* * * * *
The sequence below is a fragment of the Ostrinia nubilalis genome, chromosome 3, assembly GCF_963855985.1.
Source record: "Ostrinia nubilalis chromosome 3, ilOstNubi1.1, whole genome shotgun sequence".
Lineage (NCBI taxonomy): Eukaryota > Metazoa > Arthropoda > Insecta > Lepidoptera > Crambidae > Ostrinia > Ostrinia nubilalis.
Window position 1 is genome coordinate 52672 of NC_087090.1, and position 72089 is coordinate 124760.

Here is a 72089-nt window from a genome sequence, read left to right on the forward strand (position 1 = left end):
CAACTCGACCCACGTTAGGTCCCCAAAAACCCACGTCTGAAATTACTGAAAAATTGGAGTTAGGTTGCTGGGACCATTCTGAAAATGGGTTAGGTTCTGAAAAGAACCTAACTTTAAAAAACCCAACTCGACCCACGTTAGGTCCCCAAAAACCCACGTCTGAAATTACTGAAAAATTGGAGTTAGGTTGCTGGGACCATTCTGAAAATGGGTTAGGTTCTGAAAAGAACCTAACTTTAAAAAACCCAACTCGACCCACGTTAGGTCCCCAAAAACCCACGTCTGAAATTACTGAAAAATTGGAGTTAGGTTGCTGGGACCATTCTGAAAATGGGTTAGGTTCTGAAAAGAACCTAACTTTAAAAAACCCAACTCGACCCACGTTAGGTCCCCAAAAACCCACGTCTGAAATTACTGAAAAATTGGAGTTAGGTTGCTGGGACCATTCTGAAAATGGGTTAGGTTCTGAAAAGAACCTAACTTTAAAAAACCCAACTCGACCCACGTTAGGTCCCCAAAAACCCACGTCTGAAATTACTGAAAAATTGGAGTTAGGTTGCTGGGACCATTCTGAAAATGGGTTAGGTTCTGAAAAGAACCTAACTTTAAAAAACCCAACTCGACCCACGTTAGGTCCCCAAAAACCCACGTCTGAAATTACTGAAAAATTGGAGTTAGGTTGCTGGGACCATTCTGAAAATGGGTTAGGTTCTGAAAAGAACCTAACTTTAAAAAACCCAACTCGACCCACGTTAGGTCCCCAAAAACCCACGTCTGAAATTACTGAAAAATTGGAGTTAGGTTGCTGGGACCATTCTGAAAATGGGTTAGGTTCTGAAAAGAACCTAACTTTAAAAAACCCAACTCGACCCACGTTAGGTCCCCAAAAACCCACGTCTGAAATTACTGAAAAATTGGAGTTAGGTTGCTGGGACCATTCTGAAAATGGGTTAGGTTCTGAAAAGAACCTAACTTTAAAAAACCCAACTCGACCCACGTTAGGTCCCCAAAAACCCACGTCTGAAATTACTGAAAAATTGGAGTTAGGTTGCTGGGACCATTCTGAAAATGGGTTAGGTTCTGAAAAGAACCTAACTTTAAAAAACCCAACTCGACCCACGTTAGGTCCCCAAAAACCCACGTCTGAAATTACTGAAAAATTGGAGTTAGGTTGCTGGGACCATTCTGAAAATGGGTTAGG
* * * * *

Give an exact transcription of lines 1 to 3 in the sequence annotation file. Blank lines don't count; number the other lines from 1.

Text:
The sequence below is a fragment of the Ostrinia nubilalis genome, chromosome 3, assembly GCF_963855985.1.
Source record: "Ostrinia nubilalis chromosome 3, ilOstNubi1.1, whole genome shotgun sequence".
Lineage (NCBI taxonomy): Eukaryota > Metazoa > Arthropoda > Insecta > Lepidoptera > Crambidae > Ostrinia > Ostrinia nubilalis.